Spiritual Emergency: Near Death Experiences | Stanislav Grof MD. PhD.

Near-Death Experiences (NDEs)

World mythology, folklore, and spiritual literature abound in vivid accounts of the experiences associated with death and dying. Special sacred texts have been dedicated exclusively to descriptions and discussions of the posthumous journey of the soul, such as the Tibetan Book of the Dead (Bardo Thödol), theEgyptian Book of the Dead (Pert Em Hru), the Aztec Codex Borgia, the Mayan Book of the Dead, and their European counterpart, Ars Moriendi (The Art of Dying) (Grof 1994, 2006b).

In the past, this eschatological mythology was discounted by
Western scholars as a product of fantasy and wishful thinking of primitive people who were unable to face the fact of impermanence and their own mortality. This situation changed dramatically after the publication of Raymond Moody’s international best-seller Life After Life, which brought scientific confirmation of these accounts and showed that an encounter with death can be a fantastic adventure in consciousness. Moody’s book was based on reports of 150 people who had experienced a close confrontation with death, or were actually pronounced clinically dead, but regained consciousness and lived to tell their stories (Moody 1975).

Moody reported that people who had near-death experiences
(NDEs) frequently witnessed a review of their entire lives in the form of a colorful, incredibly condensed replay occurring within only seconds of clock time. Consciousness often detached from the body and floated freely above the scene, observing it with curiosity and detached amusement, or traveled to distant locations. Many people described passing through a dark tunnel or funnel toward a divine light of supernatural brilliance and beauty.

This light was not physical in nature, but had distinctly personal characteristics. It was a Being of Light, radiating infinite, all-embracing love, forgiveness, and acceptance. In a personal exchange, often perceived as an audience with God, these individuals received lessons regarding existence and universal laws and had the opportunity to evaluate their past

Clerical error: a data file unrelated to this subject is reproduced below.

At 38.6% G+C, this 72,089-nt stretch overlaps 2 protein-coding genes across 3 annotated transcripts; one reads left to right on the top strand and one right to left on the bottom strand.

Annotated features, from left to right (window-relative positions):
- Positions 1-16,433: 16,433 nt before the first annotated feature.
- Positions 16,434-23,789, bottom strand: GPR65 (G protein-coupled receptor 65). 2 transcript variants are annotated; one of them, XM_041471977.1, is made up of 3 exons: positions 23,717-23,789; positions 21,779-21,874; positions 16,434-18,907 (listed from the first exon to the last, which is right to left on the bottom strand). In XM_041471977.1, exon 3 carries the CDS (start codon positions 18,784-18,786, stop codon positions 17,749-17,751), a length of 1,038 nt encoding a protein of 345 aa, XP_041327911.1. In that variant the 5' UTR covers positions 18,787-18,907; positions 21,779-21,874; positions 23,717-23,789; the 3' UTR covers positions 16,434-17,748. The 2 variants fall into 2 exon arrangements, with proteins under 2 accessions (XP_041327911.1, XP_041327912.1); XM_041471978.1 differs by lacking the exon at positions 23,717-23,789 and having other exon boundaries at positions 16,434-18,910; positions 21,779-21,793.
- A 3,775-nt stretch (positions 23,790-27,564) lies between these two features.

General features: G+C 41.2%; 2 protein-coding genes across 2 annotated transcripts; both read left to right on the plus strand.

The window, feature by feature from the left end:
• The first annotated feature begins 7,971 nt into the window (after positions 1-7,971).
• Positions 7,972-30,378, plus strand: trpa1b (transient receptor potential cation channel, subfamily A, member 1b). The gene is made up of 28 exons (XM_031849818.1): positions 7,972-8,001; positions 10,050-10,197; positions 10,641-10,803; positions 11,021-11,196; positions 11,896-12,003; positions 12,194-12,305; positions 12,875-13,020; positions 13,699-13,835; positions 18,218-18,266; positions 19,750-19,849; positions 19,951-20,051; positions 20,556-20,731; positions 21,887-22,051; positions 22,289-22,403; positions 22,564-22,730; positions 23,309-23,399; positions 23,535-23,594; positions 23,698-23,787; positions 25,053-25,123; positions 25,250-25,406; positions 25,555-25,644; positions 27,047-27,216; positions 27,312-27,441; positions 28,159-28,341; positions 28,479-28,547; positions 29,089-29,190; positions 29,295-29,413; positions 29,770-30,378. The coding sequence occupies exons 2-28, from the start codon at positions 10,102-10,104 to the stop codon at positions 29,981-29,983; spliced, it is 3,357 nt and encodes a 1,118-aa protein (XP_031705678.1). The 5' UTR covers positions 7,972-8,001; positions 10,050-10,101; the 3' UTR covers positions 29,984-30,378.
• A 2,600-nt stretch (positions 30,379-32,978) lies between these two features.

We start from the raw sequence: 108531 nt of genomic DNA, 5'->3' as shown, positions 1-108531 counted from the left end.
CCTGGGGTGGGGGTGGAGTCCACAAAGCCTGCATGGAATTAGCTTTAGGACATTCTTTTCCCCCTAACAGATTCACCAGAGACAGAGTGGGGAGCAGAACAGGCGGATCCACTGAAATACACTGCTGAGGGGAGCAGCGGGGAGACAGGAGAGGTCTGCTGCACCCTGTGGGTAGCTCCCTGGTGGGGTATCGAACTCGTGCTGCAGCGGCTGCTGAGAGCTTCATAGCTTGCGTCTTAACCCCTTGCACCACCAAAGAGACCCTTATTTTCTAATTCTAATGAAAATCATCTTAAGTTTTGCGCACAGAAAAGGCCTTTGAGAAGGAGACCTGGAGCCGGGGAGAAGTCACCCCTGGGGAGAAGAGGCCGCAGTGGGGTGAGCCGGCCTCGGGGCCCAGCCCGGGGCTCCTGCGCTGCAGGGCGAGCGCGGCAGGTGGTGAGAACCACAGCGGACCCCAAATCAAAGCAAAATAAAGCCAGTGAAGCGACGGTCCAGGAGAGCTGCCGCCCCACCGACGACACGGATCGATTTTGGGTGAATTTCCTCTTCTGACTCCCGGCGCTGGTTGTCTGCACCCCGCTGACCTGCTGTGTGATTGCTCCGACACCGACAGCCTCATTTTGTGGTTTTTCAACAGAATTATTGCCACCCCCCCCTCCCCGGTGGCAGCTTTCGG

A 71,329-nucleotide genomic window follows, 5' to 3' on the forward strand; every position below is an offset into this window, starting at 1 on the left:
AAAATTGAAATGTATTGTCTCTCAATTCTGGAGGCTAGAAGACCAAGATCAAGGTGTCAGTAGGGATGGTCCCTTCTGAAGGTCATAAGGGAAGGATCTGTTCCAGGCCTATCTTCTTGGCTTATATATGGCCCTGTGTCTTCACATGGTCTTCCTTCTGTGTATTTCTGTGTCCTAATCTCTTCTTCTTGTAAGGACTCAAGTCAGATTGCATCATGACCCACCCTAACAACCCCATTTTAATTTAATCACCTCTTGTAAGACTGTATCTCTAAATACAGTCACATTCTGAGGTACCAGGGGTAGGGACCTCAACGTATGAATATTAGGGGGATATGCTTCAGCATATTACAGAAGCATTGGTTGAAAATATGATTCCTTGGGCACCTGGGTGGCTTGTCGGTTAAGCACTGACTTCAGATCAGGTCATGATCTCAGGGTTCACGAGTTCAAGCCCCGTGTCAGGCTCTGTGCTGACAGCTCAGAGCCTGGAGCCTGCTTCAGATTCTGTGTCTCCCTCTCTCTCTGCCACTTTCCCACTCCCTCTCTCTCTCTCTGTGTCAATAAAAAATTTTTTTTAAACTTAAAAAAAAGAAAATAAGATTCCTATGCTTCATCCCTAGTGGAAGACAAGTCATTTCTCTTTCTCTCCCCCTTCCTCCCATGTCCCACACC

by these new standards. Then they chose to return to ordinary reality and live their lives in a new way congruent with the principles they had learned.

Since their publication, Moody’s findings have been repeatedly confirmed by other researchers (Ring 1982, Ring 1985, Sabom 1982, Greyson and Flynn1984).

Most survivors emerge from their near-death experiences
profoundly changed. They have a universal and all-encompassing spiritual vision of reality, a new system of values, and a radically different general strategy of life. They have deep appreciation for being alive and feel kinship with all living beings and concern for the future of humanity and the planet.

However, the fact that the encounter with death has a great positive potential does not mean that this transformation is always easy. Near-death experiences very frequently lead to psychospiritual crises. A powerful NDE can radically undermine the worldview of the people involved, because it catapults them abruptly and without warning into a reality that is radically different. A car accident in the middle of rush-hour traffic or a heart attack during morning jogging can launch someone within a matter of seconds into a fantastic visionary adventure that tears his or her ordinary reality asunder. Following an NDE, people might need special counseling and support to be able to integrate these extraordinary experiences into their everyday life.

Unfortunately, the approach of the personnel in most medical facilities to NDE survivors leaves much to be desired, in spite of the fact that in the last few decades this phenomenon has received much attention in the professional literature, as well as in the mass media. Few survivors
of NDEs receive professional counseling that most of them sorely need. It is also not yet mandatory to include the reports of the patients’ NDEs in the medical folders, although it is well known that these experiences can
have profound impact on their emotional and psychosomatic condition. A comprehensive discussion of the problems related to NDEs can be found in my book The Ultimate Journey: Consciousness and the Mystery of Death (Grof 2006 b).



About theJonathan Davis
1 comment
  • john dempsey says:

    What if the near death experience is not the happy floaty kind? What if is say an eternity of darkness?

Leave a Reply

Your email address will not be published. Required fields are marked *